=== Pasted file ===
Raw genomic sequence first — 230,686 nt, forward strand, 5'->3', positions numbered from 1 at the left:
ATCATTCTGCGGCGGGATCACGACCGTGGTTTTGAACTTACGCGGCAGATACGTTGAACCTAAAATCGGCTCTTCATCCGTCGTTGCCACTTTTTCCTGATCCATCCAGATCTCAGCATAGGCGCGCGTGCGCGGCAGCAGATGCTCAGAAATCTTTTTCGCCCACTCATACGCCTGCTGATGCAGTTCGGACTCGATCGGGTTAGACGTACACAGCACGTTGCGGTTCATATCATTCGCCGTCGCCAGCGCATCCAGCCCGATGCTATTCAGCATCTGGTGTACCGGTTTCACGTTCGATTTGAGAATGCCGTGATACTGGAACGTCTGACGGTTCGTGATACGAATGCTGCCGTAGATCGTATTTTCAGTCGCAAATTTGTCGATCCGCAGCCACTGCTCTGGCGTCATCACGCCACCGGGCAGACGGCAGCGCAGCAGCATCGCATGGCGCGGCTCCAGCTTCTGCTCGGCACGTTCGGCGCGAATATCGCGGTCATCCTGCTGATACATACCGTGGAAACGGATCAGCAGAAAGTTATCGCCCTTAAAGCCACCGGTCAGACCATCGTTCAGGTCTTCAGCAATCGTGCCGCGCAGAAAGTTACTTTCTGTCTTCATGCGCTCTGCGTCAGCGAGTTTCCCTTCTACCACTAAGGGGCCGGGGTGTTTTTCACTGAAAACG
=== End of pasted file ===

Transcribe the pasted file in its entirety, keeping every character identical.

Raw genomic sequence first — 230,686 nt, forward strand, 5'->3', positions numbered from 1 at the left:
ATCATTCTGCGGCGGGATCACGACCGTGGTTTTGAACTTACGCGGCAGATACGTTGAACCTAAAATCGGCTCTTCATCCGTCGTTGCCACTTTTTCCTGATCCATCCAGATCTCAGCATAGGCGCGCGTGCGCGGCAGCAGATGCTCAGAAATCTTTTTCGCCCACTCATACGCCTGCTGATGCAGTTCGGACTCGATCGGGTTAGACGTACACAGCACGTTGCGGTTCATATCATTCGCCGTCGCCAGCGCATCCAGCCCGATGCTATTCAGCATCTGGTGTACCGGTTTCACGTTCGATTTGAGAATGCCGTGATACTGGAACGTCTGACGGTTCGTGATACGAATGCTGCCGTAGATCGTATTTTCAGTCGCAAATTTGTCGATCCGCAGCCACTGCTCTGGCGTCATCACGCCACCGGGCAGACGGCAGCGCAGCAGCATCGCATGGCGCGGCTCCAGCTTCTGCTCGGCACGTTCGGCGCGAATATCGCGGTCATCCTGCTGATACATACCGTGGAAACGGATCAGCAGAAAGTTATCGCCCTTAAAGCCACCGGTCAGACCATCGTTCAGGTCTTCAGCAATCGTGCCGCGCAGAAAGTTACTTTCTGTCTTCATGCGCTCTGCGTCAGCGAGTTTCCCTTCTACCACTAAGGGGCCGGGGTGTTTTTCACTGAAAACG